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Genetic variation of naturally growing olive trees in Israel: from abandoned groves to feral and wild?

Barazani, Oz, Keren-Keiserman, Alexandra, Westberg, Erik, Hanin, Nir, Dag, Arnon, Ben-Ari, Giora, Fragman-Sapir, Ori, Tugendhaft, Yizhar, Kerem, Zohar, Kadereit, Joachim W.
BMC plant biology 2016 v.16 no.1 pp. 261
Olea europaea, alleles, genetic analysis, genetic distance, genetic markers, genetic similarity, genetic variation, groves, landscapes, leaves, microsatellite repeats, olives, rootstocks, scions, sexual reproduction, shrublands, topography, trees, wild relatives, Israel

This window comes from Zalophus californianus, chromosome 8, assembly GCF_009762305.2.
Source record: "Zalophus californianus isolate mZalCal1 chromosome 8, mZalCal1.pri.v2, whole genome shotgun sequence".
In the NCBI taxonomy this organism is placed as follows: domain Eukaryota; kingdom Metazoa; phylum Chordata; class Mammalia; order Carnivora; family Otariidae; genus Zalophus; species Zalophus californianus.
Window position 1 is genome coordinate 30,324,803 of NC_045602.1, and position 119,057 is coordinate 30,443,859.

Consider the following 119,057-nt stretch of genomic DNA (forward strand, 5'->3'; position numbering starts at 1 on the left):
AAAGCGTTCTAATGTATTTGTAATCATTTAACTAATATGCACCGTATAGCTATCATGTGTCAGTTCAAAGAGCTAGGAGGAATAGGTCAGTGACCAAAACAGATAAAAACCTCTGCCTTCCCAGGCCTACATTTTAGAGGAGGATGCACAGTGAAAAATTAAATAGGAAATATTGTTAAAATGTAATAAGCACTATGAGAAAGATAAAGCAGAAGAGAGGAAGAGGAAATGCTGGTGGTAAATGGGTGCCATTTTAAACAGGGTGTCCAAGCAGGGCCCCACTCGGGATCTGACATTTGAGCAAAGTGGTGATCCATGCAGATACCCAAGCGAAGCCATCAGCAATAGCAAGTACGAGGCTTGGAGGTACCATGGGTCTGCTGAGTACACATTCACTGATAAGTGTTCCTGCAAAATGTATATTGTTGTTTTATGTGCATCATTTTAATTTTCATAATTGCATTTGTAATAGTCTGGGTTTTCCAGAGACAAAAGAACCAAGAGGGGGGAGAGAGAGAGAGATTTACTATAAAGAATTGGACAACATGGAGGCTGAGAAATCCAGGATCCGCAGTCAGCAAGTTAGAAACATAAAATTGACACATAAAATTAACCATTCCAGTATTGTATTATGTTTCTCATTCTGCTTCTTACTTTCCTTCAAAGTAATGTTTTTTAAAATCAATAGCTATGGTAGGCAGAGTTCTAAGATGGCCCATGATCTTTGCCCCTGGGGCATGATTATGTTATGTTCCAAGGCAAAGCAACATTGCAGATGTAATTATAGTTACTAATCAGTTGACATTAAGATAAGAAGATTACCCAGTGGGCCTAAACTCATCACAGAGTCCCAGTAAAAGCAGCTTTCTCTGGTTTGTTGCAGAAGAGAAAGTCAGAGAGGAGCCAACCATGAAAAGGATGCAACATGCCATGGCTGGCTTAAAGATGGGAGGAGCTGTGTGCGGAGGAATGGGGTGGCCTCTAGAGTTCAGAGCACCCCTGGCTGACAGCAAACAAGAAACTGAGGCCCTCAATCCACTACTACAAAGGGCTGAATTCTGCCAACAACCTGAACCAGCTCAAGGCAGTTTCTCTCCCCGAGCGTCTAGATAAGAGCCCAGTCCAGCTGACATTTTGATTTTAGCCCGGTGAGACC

BACKGROUND: Naturally growing populations of olive trees are found in the Mediterranean garrigue and maquis in Israel. Here, we used the Simple Sequence Repeat (SSR) genetic marker technique to investigate whether these represent wild var. sylvestris. Leaf samples were collected from a total of 205 trees at six sites of naturally growing olive populations in Israel. The genetic analysis included a multi-locus lineage (MLL) analysis, Rousset’s genetic distances, Fst values, private alleles, other diversity values and a Structure analysis. The analyses also included scions and suckers of old cultivated olive trees, for which the dominance of one clone in scions (MLL1) and a second in suckers (MLL7) had been shown earlier. RESULTS: The majority of trees from a Judean Mts. population and from one population from the Galilee showed close genetic similarity to scions of old cultivated trees. Different from that, site-specific and a high number of single occurrence MLLs were found in four olive populations from the Galilee and Carmel which also were genetically more distant from old cultivated trees, had relatively high genetic diversity values and higher numbers of private alleles. Whereas in two of these populations MLL7 (and partly MLL1) were found in low frequency, the two other populations did not contain these MLLs and were very similar in their genetic structure to suckers of old cultivated olive trees that originated from sexual reproduction. CONCLUSIONS: The genetic distinctness from old cultivated olive trees, particularly of one population from Galilee and one from Carmel, suggests that trees at these sites might represent wild var. sylvestris. The similarity in genetic structure of these two populations with the suckers of old cultivated trees implies that wild trees were used as rootstocks. Alternatively, trees at these two sites may be remnants of old cultivated trees in which the scion-derived trunk died and was replaced by suckers. However, considering landscape and topographic environment at the two sites this second interpretation is less likely.